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Artificial intelligence – more specifically, the machine learning (ML) subset of AI - has a number of privacy problems.
Not only does ML require vast amounts of data for the training process, but the derived system is also provided with access to even greater volumes of data as part of the inference processing while in operation. These AI systems need to access and “consume” huge amounts of data in order to exist and, in many use cases, the data involved is private: faces, medical records, financial data, location information, biometrics, personal records, and communications.
Preserving privacy and security in these systems is a great challenge. The problem grows in sensitivity as the public becomes more aware of the consequences of their privacy being violated and misused. Regulations are continually evolving to restrict organizations and penalize offenders who fail to respect users’ rights. British Airways was, for example, recently fined $228 million by the European Union for privacy violations.
There is currently a fine line that AI developers must walk to create useful systems to benefit society and yet avoid violating privacy rights.
For example, AI systems are an excellent candidate to help law enforcement rescue abducted and exploited children by identifying them in social media posts. Such a system would be relentless in scouring all posts and matching images to missing persons, even taking into account the likely changes of years passing by, something impossible for humans to accomplish accurately or at scale. However, such a system would need to do facial recognition analysis on every picture posted in a social network. That could identify and ultimately contribute to tracking everyone, even bystanders in the background of images. Sounds creepy and you may likely object. This is where privacy regulations and ethics must define what is allowable. Bringing home kidnapped kids or those who are forced into sex trafficking is very worthwhile but still requires adherence to privacy fundamentals, so greater harms aren’t inevitably created.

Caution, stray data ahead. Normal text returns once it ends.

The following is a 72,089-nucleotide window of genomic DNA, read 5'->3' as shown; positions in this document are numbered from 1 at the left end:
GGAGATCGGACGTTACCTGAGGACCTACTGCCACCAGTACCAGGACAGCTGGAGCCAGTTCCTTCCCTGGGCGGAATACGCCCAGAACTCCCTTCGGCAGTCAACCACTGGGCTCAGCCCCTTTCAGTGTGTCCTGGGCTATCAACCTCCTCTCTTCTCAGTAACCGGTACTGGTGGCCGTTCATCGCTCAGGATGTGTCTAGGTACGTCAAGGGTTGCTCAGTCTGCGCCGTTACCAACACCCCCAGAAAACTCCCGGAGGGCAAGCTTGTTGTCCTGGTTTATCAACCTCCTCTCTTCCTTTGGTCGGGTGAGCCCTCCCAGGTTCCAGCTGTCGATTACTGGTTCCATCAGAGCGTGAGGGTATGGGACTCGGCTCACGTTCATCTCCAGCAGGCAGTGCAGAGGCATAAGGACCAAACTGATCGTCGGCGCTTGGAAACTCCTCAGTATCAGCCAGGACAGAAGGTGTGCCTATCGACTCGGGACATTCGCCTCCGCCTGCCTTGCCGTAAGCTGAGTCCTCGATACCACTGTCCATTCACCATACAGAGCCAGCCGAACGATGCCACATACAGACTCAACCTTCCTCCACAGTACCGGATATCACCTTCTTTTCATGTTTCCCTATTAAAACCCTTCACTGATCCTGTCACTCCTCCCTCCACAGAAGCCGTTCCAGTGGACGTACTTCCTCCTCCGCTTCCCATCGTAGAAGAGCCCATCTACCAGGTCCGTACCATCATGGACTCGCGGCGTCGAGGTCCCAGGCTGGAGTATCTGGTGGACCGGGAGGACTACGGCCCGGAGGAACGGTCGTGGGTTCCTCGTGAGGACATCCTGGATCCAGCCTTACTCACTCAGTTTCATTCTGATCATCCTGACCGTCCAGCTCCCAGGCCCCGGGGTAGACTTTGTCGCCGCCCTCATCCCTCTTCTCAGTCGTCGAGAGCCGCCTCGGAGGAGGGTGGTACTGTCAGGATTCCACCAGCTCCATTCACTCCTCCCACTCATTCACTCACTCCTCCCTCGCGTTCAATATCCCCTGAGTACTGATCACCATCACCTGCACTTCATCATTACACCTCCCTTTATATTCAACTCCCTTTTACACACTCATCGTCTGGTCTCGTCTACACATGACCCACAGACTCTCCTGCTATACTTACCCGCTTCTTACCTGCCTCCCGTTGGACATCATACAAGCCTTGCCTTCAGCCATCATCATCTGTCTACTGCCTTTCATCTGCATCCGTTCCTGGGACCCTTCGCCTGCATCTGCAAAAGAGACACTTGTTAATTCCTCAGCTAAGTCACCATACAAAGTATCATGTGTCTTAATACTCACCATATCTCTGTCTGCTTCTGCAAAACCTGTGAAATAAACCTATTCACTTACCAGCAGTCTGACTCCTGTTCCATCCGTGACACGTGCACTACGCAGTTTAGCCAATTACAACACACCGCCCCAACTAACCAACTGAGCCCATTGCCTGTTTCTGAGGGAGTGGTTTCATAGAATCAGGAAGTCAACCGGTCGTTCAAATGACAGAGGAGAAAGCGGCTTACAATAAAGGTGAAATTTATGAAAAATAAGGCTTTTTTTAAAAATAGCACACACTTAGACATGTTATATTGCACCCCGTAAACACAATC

To accomplish such a noble feat, a system would need to be trained to recognize the faces of children. For accuracy, it would require a training database with millions of children’s faces. To follow the laws in some jurisdictions, the parents of each child in the training data set would need to approve the use of their child’s image as part of the learning process. No such approved database currently exists and it would be a tremendous undertaking to build one. It would probably take many decades to coordinate such an effort, leaving the promise of an efficient AI solution for finding kidnapped or exploited children just a hopeful concept for the foreseeable future.
Such is the dilemma of AI and privacy. This type of conflict arises when AI systems are in training and also when they are put to work to process real data.
Take that same facial recognition system and connect it to both a federal citizen registry and millions of surveillance cameras. Now, the government could identify and track people wherever they go, regardless if they have committed a crime, which is very Orwellian.
But innovation is coming to help - federated learning, differential privacy, and homomorphic encryption are technologies that can assist in navigating such challenges. However, they are just tools and not complete solutions. They can help in specific usages but always come with drawbacks and limitations, many of which can be significant.
For now, there is no perfect solution on the horizon. It currently takes the expertise of and committed partnerships between privacy, legal, AI developers, and ethics professionals to evaluate individual use-cases to determine the best course of action. Even then, most of the focus is placed only on current concerns and not on applying a more difficult strategic viewpoint of what challenges will emerge in the future. The only thing that is clear is that we need to achieve the right level of privacy so we can benefit from the tremendous advantages that AI potentially holds for mankind. How that is achieved in an effective, efficient, timely, and consistent manner is beyond what anyone has figured out to date.
Originally published on HelpNetSecurity https://www.helpnetsecurity.com/2020/01/23/ai-privacy-problems